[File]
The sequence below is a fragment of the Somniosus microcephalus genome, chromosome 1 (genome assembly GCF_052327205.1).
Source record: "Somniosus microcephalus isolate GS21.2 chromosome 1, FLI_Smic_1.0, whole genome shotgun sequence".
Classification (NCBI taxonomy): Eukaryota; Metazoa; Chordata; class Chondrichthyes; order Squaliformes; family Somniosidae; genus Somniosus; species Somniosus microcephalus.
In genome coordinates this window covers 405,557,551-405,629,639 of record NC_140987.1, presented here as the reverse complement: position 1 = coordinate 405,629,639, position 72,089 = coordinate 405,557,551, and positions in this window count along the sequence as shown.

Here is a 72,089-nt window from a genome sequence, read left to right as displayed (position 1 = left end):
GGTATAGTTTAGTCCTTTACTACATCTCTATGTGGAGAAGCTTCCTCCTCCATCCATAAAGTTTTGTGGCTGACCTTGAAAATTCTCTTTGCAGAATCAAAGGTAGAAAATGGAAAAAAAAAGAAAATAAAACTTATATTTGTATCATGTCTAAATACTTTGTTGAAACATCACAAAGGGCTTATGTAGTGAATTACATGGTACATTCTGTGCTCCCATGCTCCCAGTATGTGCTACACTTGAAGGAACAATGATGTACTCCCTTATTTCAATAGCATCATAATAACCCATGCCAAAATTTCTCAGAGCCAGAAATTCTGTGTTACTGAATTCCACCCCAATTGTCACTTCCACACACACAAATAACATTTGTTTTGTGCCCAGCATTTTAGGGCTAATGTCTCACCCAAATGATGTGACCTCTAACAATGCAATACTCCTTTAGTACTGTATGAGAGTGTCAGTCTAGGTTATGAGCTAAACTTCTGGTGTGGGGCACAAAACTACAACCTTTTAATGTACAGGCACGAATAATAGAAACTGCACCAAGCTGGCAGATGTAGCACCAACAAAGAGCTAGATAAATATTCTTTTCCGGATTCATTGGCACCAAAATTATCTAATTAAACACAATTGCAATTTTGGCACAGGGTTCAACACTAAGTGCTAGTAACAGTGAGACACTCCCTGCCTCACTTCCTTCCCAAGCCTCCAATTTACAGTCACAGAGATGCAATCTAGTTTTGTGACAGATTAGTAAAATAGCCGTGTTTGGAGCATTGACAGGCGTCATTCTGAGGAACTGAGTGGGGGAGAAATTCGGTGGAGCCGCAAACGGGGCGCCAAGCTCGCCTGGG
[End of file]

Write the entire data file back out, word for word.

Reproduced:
The sequence below is a fragment of the Somniosus microcephalus genome, chromosome 1 (genome assembly GCF_052327205.1).
Source record: "Somniosus microcephalus isolate GS21.2 chromosome 1, FLI_Smic_1.0, whole genome shotgun sequence".
Classification (NCBI taxonomy): Eukaryota; Metazoa; Chordata; class Chondrichthyes; order Squaliformes; family Somniosidae; genus Somniosus; species Somniosus microcephalus.
In genome coordinates this window covers 405,557,551-405,629,639 of record NC_140987.1, presented here as the reverse complement: position 1 = coordinate 405,629,639, position 72,089 = coordinate 405,557,551, and positions in this window count along the sequence as shown.

Here is a 72,089-nt window from a genome sequence, read left to right as displayed (position 1 = left end):
GGTATAGTTTAGTCCTTTACTACATCTCTATGTGGAGAAGCTTCCTCCTCCATCCATAAAGTTTTGTGGCTGACCTTGAAAATTCTCTTTGCAGAATCAAAGGTAGAAAATGGAAAAAAAAAGAAAATAAAACTTATATTTGTATCATGTCTAAATACTTTGTTGAAACATCACAAAGGGCTTATGTAGTGAATTACATGGTACATTCTGTGCTCCCATGCTCCCAGTATGTGCTACACTTGAAGGAACAATGATGTACTCCCTTATTTCAATAGCATCATAATAACCCATGCCAAAATTTCTCAGAGCCAGAAATTCTGTGTTACTGAATTCCACCCCAATTGTCACTTCCACACACACAAATAACATTTGTTTTGTGCCCAGCATTTTAGGGCTAATGTCTCACCCAAATGATGTGACCTCTAACAATGCAATACTCCTTTAGTACTGTATGAGAGTGTCAGTCTAGGTTATGAGCTAAACTTCTGGTGTGGGGCACAAAACTACAACCTTTTAATGTACAGGCACGAATAATAGAAACTGCACCAAGCTGGCAGATGTAGCACCAACAAAGAGCTAGATAAATATTCTTTTCCGGATTCATTGGCACCAAAATTATCTAATTAAACACAATTGCAATTTTGGCACAGGGTTCAACACTAAGTGCTAGTAACAGTGAGACACTCCCTGCCTCACTTCCTTCCCAAGCCTCCAATTTACAGTCACAGAGATGCAATCTAGTTTTGTGACAGATTAGTAAAATAGCCGTGTTTGGAGCATTGACAGGCGTCATTCTGAGGAACTGAGTGGGGGAGAAATTCGGTGGAGCCGCAAACGGGGCGCCAAGCTCGCCTGGG